Commuter Diary 4
Among Castlemaine’s veteran commuters there are hushed whispers of a train to Melbourne which is believed to depart Castlemaine at 5.28am. This is the Ghost Train, because within that witching hour, no human being can survive more than a few minutes.
On the space-time continuum, the polar opposite to the Ghost Train is the Skulk Train, perhaps more commonly known as the 8.06am. The Skulk Train is the commuters’ train of last resort. These shameless commuters shut off their alarms for another hour of fitful dozing. The 8.06 is the very last train they can catch, just before thoughts of a sickie creep into the brain, and like an irritating advertising jingle, defy attempts to evict them.
The Skulk Train is named because it is nearer to 10 am when at last, our backsliding commuters sneak and skulk into their Melbourne offices. They keep their heads bowed, avoid eye contact, walk in quick, short steps, and attempt to glide unobtrusively into their chairs and look instantly busy. The contrast with the elites is painful. The upright Six-oh-Twos have been long, long at their desks. They are regally composed, gaze disdainfully at their later colleagues, and cast ostentatious glances at their watches with sharply indrawn breaths.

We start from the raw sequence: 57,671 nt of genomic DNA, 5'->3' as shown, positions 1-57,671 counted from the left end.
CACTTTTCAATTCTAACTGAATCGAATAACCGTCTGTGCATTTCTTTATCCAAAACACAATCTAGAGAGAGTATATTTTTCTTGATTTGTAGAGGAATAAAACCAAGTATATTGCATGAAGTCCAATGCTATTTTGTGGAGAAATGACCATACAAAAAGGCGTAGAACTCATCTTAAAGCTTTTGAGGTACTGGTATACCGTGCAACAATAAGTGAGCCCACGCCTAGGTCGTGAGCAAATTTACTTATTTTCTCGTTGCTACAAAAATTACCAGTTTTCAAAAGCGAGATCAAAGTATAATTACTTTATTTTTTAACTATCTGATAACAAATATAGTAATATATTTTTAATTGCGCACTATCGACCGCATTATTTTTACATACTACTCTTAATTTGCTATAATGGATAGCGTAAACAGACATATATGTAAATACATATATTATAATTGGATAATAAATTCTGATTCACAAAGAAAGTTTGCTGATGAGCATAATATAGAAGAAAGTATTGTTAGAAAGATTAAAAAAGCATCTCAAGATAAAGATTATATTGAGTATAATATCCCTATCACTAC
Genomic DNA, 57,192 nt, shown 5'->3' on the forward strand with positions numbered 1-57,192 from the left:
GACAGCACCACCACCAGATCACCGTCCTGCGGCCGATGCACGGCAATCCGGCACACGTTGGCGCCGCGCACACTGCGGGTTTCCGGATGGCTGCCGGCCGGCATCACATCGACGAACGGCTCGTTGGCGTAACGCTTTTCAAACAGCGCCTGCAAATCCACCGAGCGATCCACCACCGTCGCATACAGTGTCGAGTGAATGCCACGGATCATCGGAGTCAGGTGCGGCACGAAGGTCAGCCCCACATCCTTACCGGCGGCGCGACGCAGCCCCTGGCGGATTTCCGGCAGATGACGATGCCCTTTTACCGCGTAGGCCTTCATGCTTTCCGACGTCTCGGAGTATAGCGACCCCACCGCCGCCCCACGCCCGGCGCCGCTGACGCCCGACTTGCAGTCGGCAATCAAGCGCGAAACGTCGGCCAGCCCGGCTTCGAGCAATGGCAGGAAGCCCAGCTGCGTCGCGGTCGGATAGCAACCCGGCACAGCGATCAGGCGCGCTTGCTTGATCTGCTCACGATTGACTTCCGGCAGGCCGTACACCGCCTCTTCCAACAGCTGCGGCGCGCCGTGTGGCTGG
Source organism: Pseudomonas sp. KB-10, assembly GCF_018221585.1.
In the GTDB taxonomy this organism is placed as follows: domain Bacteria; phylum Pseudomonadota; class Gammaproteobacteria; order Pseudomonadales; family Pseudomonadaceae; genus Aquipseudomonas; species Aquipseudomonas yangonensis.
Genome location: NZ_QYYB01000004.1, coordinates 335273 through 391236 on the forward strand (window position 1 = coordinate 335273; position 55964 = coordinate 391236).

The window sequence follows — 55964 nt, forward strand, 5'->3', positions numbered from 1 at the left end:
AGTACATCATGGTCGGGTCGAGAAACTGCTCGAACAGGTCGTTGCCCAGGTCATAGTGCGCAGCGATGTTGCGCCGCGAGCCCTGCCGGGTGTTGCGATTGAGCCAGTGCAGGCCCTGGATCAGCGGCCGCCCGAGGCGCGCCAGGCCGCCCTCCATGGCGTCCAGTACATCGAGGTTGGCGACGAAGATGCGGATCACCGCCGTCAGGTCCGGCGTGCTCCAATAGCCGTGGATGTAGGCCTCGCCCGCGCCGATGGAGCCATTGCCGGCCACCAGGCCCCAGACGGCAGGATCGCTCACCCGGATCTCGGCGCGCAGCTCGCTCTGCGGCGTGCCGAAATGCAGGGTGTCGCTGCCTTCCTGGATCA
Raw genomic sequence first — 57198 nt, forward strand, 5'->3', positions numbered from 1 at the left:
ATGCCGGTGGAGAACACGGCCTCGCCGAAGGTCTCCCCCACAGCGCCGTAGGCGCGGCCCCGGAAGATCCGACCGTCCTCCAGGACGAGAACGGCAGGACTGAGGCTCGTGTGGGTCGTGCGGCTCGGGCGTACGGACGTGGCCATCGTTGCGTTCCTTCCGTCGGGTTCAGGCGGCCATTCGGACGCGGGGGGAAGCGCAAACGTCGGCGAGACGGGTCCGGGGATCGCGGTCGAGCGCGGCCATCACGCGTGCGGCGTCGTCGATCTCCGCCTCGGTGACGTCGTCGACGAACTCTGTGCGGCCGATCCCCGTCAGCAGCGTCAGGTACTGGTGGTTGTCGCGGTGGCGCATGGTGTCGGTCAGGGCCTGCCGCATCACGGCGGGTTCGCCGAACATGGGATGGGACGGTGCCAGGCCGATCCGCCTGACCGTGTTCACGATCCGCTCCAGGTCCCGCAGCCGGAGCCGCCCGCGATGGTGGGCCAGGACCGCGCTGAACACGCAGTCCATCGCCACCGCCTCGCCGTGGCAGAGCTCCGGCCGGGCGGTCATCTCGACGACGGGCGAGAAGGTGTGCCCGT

Back to the point. The Skulk Train sees the overlap between the last of the commuters and the first of the youthful old-age day-trippers to Melbourne. This latter group is easy to spot. The gentlemen are in striped shirts, neat jackets and sensible shoes, and the ladies wear their customary beige twin-sets. Their conversation, as they stand on the platform and peer uncertainly to the north, is frequently thus:
“Now Fred. Are you quite sure you closed the kitchen window?”
“Yes Wilma. I am quite sure I closed the kitchen window.”
The Skulk Train sees maroon-clad students from the Sacred Soul College in Kyneton. They lounge creatively in the bicycle racks and use the travel time to study their lessons, using small rectangular devices with headphones. They rhythmically nod their heads in agreement with their lecturers. It is a pleasure to see such diligent, neatly attired and well-mannered school children. The future of our nation is in good hands.
At Commuter Diary, we are occasionally found on the Skulk Train, for research and strategic purposes. An immediate difference on this train is the ticket-checking style of the conductors. At Conductor College of TAFE, students in Ticket Checking 101 learn the basics and develop their particular styles. Ticket Checking 201 has students mastering the more complex nuances such as Affirmative Grunting and Satisfied Harrumphing. However for some reason the Skulk Train seems to attract conductors who have passed elective subjects at Conductor College, in particular, Disapproving Sighs 202. All have gained at least a credit pass in Spotting the Backsliding Commuter.
However, perhaps the backsliders, like the nice bloke riding his horse in Clancy of the Overflow, have pleasures that we earlier Commuters never know. after all, it is they who soak in the wondrous glories of the silver-frosty pastures, sparkling in the early morning sunlight.
This entry appeared on the Castlemaine Independent website in 2013